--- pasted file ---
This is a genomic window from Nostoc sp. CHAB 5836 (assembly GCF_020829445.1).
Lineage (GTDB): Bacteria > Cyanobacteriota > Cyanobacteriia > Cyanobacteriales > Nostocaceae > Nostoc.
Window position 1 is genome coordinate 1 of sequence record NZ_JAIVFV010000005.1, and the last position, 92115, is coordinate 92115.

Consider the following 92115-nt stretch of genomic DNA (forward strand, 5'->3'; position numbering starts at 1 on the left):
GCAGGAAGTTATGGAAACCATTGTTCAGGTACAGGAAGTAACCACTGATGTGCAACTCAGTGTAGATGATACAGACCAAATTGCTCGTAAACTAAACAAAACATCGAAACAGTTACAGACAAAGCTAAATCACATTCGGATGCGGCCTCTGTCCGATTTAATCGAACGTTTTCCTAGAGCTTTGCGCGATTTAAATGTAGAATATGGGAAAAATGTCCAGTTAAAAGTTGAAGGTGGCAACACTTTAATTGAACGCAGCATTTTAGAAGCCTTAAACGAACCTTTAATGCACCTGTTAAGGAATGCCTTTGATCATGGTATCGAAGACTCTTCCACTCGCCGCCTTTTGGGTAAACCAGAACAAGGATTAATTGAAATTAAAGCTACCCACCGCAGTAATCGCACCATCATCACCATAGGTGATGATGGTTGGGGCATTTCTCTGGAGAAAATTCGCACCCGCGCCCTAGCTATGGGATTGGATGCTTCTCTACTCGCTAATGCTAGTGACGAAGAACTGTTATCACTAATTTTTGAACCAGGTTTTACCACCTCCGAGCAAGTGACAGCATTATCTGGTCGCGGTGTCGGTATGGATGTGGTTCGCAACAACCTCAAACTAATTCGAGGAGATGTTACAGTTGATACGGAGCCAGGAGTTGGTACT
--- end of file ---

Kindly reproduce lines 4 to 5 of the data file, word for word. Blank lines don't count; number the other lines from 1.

Consider the following 92115-nt stretch of genomic DNA (forward strand, 5'->3'; position numbering starts at 1 on the left):
GCAGGAAGTTATGGAAACCATTGTTCAGGTACAGGAAGTAACCACTGATGTGCAACTCAGTGTAGATGATACAGACCAAATTGCTCGTAAACTAAACAAAACATCGAAACAGTTACAGACAAAGCTAAATCACATTCGGATGCGGCCTCTGTCCGATTTAATCGAACGTTTTCCTAGAGCTTTGCGCGATTTAAATGTAGAATATGGGAAAAATGTCCAGTTAAAAGTTGAAGGTGGCAACACTTTAATTGAACGCAGCATTTTAGAAGCCTTAAACGAACCTTTAATGCACCTGTTAAGGAATGCCTTTGATCATGGTATCGAAGACTCTTCCACTCGCCGCCTTTTGGGTAAACCAGAACAAGGATTAATTGAAATTAAAGCTACCCACCGCAGTAATCGCACCATCATCACCATAGGTGATGATGGTTGGGGCATTTCTCTGGAGAAAATTCGCACCCGCGCCCTAGCTATGGGATTGGATGCTTCTCTACTCGCTAATGCTAGTGACGAAGAACTGTTATCACTAATTTTTGAACCAGGTTTTACCACCTCCGAGCAAGTGACAGCATTATCTGGTCGCGGTGTCGGTATGGATGTGGTTCGCAACAACCTCAAACTAATTCGAGGAGATGTTACAGTTGATACGGAGCCAGGAGTTGGTACT